Collection and use of cancer family history in primary care.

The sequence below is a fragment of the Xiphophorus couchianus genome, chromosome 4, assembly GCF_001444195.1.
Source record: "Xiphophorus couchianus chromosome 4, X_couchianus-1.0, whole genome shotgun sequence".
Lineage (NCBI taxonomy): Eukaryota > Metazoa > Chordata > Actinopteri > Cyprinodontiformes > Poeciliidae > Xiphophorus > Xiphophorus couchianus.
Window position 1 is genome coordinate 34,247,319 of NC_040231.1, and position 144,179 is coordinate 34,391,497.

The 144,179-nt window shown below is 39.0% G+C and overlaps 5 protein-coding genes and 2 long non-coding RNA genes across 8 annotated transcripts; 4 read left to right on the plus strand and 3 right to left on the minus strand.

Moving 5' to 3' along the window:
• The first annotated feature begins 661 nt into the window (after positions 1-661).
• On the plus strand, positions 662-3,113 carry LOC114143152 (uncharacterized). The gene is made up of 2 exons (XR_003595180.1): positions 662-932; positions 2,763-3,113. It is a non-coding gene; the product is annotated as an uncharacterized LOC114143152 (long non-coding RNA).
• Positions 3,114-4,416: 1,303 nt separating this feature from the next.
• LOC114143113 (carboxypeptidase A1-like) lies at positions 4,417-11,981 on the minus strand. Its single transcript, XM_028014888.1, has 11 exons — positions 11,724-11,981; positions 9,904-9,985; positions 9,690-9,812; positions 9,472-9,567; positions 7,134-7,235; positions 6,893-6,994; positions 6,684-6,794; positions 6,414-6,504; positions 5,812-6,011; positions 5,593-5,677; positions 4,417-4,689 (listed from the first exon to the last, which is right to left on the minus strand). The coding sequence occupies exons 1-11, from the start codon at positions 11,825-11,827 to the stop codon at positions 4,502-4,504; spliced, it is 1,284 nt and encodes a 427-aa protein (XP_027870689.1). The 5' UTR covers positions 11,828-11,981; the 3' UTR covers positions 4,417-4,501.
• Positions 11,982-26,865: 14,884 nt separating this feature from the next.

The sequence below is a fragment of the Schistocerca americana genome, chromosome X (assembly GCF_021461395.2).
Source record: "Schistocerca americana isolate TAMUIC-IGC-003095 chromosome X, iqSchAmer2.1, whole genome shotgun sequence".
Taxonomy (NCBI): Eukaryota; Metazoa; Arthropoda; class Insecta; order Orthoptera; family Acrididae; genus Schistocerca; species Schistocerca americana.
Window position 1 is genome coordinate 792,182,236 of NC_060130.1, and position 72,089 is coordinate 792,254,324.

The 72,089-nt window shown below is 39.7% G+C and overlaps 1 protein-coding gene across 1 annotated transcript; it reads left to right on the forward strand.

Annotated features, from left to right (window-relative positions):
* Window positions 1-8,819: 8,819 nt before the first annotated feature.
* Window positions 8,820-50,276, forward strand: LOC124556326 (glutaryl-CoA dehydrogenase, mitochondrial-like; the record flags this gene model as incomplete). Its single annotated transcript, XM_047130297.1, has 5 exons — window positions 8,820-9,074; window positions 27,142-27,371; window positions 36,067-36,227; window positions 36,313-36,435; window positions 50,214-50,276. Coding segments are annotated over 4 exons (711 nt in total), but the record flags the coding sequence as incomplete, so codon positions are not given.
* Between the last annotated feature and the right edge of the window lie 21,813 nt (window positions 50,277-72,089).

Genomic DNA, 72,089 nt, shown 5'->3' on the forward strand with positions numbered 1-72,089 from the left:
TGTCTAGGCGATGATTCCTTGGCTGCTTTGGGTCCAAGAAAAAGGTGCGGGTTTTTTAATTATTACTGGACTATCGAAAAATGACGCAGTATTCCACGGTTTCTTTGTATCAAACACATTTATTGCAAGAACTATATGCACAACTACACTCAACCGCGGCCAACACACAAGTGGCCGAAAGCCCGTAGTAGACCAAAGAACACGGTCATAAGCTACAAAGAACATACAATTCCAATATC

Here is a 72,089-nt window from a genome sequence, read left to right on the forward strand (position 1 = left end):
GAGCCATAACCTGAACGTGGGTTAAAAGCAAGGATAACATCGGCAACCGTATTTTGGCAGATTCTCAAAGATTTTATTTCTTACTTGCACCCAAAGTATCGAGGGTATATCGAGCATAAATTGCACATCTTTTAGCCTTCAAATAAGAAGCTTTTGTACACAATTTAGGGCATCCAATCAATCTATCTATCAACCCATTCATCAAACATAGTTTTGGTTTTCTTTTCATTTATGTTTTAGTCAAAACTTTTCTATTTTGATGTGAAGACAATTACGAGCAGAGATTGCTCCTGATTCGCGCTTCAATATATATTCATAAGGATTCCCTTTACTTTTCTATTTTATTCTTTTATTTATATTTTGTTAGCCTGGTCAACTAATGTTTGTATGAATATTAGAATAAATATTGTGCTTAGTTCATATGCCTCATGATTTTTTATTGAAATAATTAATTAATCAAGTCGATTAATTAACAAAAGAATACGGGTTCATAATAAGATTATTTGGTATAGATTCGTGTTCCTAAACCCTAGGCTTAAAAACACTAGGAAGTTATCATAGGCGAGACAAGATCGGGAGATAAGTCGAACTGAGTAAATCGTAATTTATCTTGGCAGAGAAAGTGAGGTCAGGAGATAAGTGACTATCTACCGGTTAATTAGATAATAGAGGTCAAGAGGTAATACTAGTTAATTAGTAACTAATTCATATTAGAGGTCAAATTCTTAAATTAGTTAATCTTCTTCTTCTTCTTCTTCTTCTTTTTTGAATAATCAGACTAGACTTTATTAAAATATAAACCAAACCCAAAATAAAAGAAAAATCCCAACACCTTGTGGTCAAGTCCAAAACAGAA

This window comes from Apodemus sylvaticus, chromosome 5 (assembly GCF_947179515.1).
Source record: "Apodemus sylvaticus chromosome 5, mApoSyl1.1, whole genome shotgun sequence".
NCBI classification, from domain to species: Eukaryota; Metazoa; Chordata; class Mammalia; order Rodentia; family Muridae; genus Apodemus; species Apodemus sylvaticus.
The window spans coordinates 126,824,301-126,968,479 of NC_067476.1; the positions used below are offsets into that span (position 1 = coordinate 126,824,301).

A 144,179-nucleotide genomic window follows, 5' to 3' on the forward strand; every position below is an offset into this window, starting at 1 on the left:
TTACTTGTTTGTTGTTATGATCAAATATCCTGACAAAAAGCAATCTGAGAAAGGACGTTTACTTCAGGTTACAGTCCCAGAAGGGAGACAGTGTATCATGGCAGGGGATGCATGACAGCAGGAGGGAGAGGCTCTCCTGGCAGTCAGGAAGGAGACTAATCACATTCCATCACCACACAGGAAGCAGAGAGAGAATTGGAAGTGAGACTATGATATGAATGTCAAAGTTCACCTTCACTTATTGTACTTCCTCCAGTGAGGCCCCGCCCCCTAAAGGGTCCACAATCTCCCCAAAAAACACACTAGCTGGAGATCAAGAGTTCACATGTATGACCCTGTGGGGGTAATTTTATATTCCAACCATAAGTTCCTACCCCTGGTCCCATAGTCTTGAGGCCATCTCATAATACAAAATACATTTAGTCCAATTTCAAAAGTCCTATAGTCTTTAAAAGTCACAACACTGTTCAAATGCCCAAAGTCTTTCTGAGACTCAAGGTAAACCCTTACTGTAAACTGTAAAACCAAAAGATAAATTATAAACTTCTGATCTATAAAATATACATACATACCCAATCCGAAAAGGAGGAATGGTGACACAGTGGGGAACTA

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OBJECTIVES: This systematic review was undertaken to: (1) evaluate the accuracy of patient reporting of cancer family history, (2) identify and evaluate tools designed to capture cancer family history that are applicable to the primary care setting, and (3) identify and evaluate risk assessment tools (RATs) in promoting appropriate management of familial cancer risk in primary care settings. DATA SOURCES: MEDLINE, EMBASE, CINAHL, and Cochrane Central from 1990 to July 2007. REVIEW METHODS: Standard systematic review methodology was employed. Eligibility criteria included English studies evaluating breast, colorectal, ovarian, or prostate cancers. All primary study designs were included. For family history tools (FHxTs) and RATs, studies were limited to those applicable to primary care settings. RATs were excluded if they calculated the risk of mutation only, required specialist genetics knowledge, or were stand-alone guidelines. RESULTS: Reporting Accuracy: Of 19 eligible studies, 16 evaluated the accuracy of reporting family history and three on reliability. Reporting accuracy was better for relatives free of cancer (specificity) than those with cancer (sensitivity). Accuracy was better for breast and colorectal than for ovarian and prostate cancers. Family History Tools: Of 40 eligible studies, 18 FHxTs were applicable to primary care. Most collected information on more than one cancer, employed self-administered questionnaires, and favored paper-based formats to collate family information. Details collected were often focused on specific conditions and affected relatives. Eleven tools were evaluated relative to current practice and seven were not. Irrespective of study design, compared to best current practice (genetic interviews) and standard primary care practice (family history in medical records) the FHxTs performed well. Risk Assessment Tools: Of 15 eligible studies, three RATs were identified for patient use and eight for use by professionals. They were presented in a range of computer-based and paper-based formats, and preliminary evidence indicated potential efficacy, but not definitive effectiveness in practice. CONCLUSIONS: Although limited in generalizability, informants reporting their cancer family history have greater accuracy for relatives free of cancer than those with cancer. Reporting accuracy may vary among different cancer types. FHxTs varied in the extent of family enquiry depending on the tool's purpose. These tools were primarily developed as an integral part of risk assessment. The few tools that were evaluated performed well against both best and standard clinical practice. A number of RATs designed for primary care settings exist, but evidence is lacking of their effectiveness in promoting recommended clinical actions.
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